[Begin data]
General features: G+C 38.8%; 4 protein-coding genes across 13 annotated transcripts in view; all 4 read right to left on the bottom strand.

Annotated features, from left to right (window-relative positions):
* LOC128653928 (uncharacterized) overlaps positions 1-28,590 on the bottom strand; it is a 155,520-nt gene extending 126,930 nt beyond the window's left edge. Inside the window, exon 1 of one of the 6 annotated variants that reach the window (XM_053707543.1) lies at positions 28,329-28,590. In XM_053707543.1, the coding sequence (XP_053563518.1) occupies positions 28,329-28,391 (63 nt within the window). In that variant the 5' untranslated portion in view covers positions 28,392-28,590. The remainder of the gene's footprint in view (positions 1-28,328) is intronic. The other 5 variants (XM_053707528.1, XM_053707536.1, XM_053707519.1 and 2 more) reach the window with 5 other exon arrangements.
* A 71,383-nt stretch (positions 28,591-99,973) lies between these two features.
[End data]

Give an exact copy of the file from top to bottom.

General features: G+C 38.8%; 4 protein-coding genes across 13 annotated transcripts in view; all 4 read right to left on the bottom strand.

Annotated features, from left to right (window-relative positions):
* LOC128653928 (uncharacterized) overlaps positions 1-28,590 on the bottom strand; it is a 155,520-nt gene extending 126,930 nt beyond the window's left edge. Inside the window, exon 1 of one of the 6 annotated variants that reach the window (XM_053707543.1) lies at positions 28,329-28,590. In XM_053707543.1, the coding sequence (XP_053563518.1) occupies positions 28,329-28,391 (63 nt within the window). In that variant the 5' untranslated portion in view covers positions 28,392-28,590. The remainder of the gene's footprint in view (positions 1-28,328) is intronic. The other 5 variants (XM_053707528.1, XM_053707536.1, XM_053707519.1 and 2 more) reach the window with 5 other exon arrangements.
* A 71,383-nt stretch (positions 28,591-99,973) lies between these two features.